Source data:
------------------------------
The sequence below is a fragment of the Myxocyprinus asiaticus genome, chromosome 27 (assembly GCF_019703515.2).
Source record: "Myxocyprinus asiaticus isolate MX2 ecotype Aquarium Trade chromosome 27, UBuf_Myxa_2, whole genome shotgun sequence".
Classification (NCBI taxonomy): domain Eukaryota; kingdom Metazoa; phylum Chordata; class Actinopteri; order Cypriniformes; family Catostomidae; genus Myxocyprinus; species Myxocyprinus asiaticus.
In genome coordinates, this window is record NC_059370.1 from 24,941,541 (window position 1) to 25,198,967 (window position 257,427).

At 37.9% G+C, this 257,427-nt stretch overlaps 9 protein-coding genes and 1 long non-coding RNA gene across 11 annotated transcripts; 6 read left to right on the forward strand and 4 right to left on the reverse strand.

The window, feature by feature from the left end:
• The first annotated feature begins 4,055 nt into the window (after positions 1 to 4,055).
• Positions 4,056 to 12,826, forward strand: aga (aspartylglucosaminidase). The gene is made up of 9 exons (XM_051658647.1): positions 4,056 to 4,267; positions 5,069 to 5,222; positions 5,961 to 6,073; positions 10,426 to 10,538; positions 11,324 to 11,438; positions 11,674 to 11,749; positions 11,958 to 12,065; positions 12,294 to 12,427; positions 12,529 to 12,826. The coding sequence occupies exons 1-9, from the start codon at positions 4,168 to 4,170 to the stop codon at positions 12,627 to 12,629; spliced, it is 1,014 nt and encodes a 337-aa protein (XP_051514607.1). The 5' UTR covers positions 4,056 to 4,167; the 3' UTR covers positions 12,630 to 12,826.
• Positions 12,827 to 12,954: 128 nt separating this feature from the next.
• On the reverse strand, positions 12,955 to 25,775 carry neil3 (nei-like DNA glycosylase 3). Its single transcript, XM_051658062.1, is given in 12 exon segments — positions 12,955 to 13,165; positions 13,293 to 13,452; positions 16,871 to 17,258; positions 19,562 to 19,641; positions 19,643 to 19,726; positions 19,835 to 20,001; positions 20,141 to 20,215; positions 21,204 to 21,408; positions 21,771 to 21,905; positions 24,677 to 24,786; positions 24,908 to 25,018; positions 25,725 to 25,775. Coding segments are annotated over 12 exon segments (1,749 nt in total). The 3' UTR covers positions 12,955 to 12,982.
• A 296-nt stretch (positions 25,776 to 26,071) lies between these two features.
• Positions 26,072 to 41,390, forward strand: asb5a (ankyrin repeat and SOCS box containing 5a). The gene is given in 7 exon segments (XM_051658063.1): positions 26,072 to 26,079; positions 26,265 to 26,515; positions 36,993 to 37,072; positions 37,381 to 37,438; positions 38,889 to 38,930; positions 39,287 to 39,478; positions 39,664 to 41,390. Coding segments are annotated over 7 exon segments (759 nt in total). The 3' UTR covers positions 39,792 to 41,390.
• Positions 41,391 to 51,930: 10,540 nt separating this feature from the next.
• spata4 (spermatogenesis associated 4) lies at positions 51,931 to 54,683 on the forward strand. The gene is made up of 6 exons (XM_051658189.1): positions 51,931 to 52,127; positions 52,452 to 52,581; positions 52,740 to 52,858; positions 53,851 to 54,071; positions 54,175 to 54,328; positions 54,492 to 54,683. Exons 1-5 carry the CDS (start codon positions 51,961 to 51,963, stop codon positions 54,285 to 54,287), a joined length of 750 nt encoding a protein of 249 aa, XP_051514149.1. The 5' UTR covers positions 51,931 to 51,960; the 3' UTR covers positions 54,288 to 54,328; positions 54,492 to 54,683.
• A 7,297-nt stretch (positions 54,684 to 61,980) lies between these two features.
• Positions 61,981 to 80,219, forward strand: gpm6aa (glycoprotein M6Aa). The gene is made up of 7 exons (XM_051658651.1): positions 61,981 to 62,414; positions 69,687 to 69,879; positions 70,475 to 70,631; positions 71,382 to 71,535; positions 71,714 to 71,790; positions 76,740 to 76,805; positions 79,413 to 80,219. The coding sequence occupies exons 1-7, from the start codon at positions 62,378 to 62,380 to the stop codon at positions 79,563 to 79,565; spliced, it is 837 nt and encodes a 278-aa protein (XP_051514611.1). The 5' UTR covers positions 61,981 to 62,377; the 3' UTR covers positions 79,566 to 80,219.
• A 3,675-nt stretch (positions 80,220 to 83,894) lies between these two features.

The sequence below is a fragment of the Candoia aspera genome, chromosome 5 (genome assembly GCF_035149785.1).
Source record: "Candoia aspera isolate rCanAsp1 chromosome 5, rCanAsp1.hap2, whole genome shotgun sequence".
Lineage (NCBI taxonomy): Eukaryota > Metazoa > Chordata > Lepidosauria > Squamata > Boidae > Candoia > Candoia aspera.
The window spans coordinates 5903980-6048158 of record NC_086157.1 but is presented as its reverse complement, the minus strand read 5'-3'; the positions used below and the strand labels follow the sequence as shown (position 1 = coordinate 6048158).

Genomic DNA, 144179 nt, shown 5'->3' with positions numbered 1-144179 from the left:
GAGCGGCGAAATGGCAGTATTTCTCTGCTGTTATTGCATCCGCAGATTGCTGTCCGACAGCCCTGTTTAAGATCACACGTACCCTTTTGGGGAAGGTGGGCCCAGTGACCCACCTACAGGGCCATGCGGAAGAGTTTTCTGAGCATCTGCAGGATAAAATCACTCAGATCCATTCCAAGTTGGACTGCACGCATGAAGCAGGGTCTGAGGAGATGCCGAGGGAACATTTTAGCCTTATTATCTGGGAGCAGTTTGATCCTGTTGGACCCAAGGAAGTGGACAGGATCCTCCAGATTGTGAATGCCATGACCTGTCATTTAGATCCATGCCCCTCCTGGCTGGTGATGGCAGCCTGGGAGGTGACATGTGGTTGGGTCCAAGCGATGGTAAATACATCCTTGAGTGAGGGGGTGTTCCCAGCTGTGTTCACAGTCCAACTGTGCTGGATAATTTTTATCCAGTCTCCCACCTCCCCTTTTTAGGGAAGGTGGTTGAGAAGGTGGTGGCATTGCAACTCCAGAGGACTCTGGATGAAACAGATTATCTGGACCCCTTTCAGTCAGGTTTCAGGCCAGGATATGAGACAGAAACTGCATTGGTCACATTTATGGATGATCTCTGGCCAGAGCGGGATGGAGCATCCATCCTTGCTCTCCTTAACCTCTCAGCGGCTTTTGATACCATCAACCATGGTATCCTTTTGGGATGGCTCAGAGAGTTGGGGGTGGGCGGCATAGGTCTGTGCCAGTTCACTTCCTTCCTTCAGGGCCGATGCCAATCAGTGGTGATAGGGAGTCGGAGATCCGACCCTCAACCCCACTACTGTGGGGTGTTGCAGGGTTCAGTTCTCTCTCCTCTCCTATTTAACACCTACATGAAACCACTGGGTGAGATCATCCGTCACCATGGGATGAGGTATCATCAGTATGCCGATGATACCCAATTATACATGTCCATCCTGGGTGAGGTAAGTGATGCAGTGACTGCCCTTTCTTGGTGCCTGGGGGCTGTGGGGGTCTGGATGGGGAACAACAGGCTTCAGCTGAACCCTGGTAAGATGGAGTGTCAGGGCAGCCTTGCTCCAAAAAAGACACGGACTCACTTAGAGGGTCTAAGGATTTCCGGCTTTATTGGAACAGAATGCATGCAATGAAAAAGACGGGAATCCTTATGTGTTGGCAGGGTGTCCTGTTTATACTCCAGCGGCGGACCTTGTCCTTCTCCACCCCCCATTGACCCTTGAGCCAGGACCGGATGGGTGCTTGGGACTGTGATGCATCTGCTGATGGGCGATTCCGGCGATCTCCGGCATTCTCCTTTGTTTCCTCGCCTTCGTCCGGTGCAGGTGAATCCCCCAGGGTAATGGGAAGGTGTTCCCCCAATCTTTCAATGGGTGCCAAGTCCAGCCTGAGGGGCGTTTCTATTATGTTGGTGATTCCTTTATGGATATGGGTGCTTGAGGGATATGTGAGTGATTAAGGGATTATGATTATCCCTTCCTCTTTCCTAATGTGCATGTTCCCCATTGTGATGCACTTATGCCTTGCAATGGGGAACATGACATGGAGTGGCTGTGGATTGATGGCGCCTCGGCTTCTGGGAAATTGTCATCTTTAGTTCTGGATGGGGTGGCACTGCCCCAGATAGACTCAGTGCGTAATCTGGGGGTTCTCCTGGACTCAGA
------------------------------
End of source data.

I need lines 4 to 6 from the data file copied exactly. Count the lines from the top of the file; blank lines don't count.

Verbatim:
In genome coordinates, this window is record NC_059370.1 from 24,941,541 (window position 1) to 25,198,967 (window position 257,427).

At 37.9% G+C, this 257,427-nt stretch overlaps 9 protein-coding genes and 1 long non-coding RNA gene across 11 annotated transcripts; 6 read left to right on the forward strand and 4 right to left on the reverse strand.

The window, feature by feature from the left end: